Actually it autosaved a file, and when I next tried to open an attachment during a conference call I ignored the annoying little restore blah blah tab. I’ve since learned not to do that. But I shouldn’t have to.
Note: this is (most of) the content from the first post to my Working in the Cloud email list - more are prepared and will go out soon, so if you don’t want to miss the rest you can still join the list here.
About a week after I published the iPad + Linode: One Year Later post, my employer decided to buy me a shiny new laptop for CUDA (GPU) development - a Dell XPS 15 with 8GB RAM, a quad-core i7 CPU and a 512GB SSD drive. It was shiny!
And it was fast. Compile times dropped from 53 seconds to just 20. Test suites ran faster. With 8 GB memory I could run larger tests, or more concurrently. Disk space - always a limitation on the Linode 512 - was no longer a problem.
I’ll be honest: after the first day, I began to have doubts about my future in the cloud.
There were one or two cracks in the armor; a laptop keyboard just isn’t as nice as the Apple Wireless one. It gets unpleasantly warm and it’s just a bit too high off the table. I tried an external keyboard, but then I’m sitting too far away from the screen.
I also missed touch. I never expected to say this, but moving the pointer around with a touchpad or even an external mouse just feels slightly awkward now. It’s less immediate; one more thing for my subconscious to work on.
Having a desktop-class browser is really, really nice though. GMail is more responsive and I can use Google docs like a Real Person again. I can even attach things to emails! Hallelujah!
The one thing I don’t really notice while programming is the screen. Everybody asks me how I can work on such a small or low-res screen with the iPad. Really, I don’t notice the difference unless I’m doing a 3-way merge and need the extra horizontal space.
I spent a whole week working on the new laptop. It was a busy time at work and I was multitasking like an over-caffeinated rabbit, flicking back to my emails every few minutes to clear the next dozen that had arrived since I last looked. Meanwhile, my iPad lay in the corner quietly discharging its battery into the void.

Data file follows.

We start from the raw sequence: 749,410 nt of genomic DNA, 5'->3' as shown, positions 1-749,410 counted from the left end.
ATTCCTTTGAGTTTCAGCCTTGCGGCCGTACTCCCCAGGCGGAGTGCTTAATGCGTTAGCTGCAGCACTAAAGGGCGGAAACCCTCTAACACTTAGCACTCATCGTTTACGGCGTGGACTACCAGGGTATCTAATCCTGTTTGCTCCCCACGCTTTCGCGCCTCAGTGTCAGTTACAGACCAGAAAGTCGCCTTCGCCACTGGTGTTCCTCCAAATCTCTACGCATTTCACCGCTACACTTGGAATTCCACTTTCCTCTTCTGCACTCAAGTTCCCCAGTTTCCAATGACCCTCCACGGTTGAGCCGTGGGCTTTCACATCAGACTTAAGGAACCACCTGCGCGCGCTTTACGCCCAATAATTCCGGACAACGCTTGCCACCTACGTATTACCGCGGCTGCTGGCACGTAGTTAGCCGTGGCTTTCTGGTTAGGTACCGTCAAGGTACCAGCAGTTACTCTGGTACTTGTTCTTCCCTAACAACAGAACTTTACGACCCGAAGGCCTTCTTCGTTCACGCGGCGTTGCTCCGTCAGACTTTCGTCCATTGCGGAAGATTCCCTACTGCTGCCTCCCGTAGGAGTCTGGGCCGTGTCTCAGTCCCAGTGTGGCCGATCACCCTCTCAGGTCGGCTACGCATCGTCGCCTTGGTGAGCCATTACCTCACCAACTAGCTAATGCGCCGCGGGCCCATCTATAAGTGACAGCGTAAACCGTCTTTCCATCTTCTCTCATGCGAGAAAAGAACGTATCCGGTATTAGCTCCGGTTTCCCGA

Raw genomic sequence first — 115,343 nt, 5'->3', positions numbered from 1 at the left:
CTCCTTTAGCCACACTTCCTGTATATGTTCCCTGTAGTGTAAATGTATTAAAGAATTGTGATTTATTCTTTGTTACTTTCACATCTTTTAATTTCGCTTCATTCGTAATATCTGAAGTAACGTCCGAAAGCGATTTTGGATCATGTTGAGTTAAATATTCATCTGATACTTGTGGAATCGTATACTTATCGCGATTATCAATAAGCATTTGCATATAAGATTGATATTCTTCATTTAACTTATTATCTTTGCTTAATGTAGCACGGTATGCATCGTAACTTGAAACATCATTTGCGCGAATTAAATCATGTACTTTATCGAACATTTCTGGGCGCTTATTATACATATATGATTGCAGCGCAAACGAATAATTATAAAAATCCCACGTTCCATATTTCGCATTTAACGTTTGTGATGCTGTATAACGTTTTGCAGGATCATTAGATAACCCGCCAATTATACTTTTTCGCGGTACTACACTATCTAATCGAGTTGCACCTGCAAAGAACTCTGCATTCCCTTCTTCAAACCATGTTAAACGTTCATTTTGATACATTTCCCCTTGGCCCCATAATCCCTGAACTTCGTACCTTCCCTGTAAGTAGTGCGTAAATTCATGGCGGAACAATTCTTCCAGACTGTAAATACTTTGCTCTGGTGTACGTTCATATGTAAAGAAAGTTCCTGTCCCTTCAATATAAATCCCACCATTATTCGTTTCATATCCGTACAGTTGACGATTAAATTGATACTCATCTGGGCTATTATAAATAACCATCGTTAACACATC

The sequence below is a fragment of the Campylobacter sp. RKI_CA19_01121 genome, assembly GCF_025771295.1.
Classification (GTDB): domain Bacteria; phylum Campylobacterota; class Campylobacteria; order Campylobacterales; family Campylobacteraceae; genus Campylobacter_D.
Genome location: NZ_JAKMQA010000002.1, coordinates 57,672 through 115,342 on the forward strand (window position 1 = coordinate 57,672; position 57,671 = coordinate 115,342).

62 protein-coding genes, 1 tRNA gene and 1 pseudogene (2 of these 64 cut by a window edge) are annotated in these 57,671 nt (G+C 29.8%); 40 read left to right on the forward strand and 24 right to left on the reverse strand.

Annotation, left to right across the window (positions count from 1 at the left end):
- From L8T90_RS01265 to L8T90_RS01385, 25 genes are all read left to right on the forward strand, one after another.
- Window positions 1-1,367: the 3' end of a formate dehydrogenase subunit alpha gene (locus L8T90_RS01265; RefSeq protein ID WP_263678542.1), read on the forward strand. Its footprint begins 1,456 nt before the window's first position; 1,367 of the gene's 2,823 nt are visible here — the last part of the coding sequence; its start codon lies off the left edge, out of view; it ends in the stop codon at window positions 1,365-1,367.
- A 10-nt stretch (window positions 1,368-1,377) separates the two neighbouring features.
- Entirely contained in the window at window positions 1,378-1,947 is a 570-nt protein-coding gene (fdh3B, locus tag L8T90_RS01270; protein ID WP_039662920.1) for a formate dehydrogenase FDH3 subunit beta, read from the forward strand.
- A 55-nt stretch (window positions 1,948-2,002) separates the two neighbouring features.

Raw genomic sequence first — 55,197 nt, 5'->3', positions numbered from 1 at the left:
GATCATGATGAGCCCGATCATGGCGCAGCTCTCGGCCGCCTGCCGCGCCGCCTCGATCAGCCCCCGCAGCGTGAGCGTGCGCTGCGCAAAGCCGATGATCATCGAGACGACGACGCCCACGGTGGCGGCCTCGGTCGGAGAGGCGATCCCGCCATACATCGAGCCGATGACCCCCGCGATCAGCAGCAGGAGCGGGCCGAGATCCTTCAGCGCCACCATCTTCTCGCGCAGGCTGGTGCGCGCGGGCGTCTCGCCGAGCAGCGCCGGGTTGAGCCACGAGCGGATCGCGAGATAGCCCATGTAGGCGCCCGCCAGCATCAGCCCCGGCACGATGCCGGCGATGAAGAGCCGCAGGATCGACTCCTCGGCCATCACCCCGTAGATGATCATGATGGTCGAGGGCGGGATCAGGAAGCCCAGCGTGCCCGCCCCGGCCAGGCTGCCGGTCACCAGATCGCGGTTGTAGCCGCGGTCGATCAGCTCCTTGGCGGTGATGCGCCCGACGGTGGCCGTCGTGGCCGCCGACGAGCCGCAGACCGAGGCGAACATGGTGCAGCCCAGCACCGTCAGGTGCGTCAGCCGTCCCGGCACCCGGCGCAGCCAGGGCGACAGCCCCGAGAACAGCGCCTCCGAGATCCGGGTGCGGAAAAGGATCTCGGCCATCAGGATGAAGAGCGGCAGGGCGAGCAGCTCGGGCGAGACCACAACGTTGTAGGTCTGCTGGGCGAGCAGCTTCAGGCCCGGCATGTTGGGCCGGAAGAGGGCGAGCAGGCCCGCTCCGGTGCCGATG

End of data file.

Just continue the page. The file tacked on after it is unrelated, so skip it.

Until Thursday afternoon. It was a splendid autumnal day and as I stepped outside at lunch to pick up some fresh bread from the bakers something in the air called to my soul. You can’t sit inside on the last fine day of autumn, it whispered to me, come with me and be free.
I went back inside, packed up my iPad, some water and a rug into my rucksack and set of, into the great outdoors. Twenty minutes later I was lying in the dappled shade in the vastness of Munich’s English Garden, feeling the breeze playing in my hair as set up my 3G tethering. This is right, I thought. This is the life! And yet at the back of my mind was a guilty question: am I wasting time out here? Would I be more effective sitting back at home chained to The Machine?
I logged in and carried on hacking away at the same bug I’d tried and failed to track down the day before; a subtle problem that spanned several concurrently-running services in our system. I’d grown used to the rapid build/retest cycle of the new laptop and was finding the slower pace of the Linode increasingly frustrating. The air was beginning to turn chill and suddenly this wasn’t where I wanted to be or what I wanted to be doing.
I queued up another build and a set of offline tests to run and checked the time; it’d take a good five to ten minutes before the results were in. Time to move. I told the system to ping my phone when it was done then packed up and got back onto my bike, heading South to find a nice warm cafe to finish the afternoon in.
Back on my bike, gently coasting along the tree-lined paths, my muscles warmed up and my mind relaxed again. My thoughts turned back to the problem; not wanting to waste any more time I wondered how I could most effectively narrow down the scope of the bug. As I was crossing a small bridge I felt the buzz of the notification in my pocket; the builds were ready. Nearby was a small sunlit glade; I settled myself down between a small tree and the stream.
Before logging in on the iPad, I lay back, watched the leaves fluttering against the darkening blue of the sky and finished thinking about the tests I’d run; what the various outcomes might actually mean, and what my next step could be. Once I knew exactly what I wanted to try next, I opened the iPad, logged in and did exactly that - no more, no less. Thirty minutes later I’d solved the problem.
Riding back home, I realized I’d spent the entire afternoon thinking about and working on the problem. Not checking my emails, not writing a quick reply in some barely-related feature discussion. Not reading Hacker News. Just focused on the most important problem of the day.
The same thing happened a week later when I had to write a press release. I’d spent all week putting it off, finding ‘more urgent’ things to do in my emails, attacking small development problems. By Friday afternoon I’d run out of time. I closed the laptop and took my iPad to the window ledge, where I sat with a cup of tea and looked out across the grass, letting my thoughts come to rest.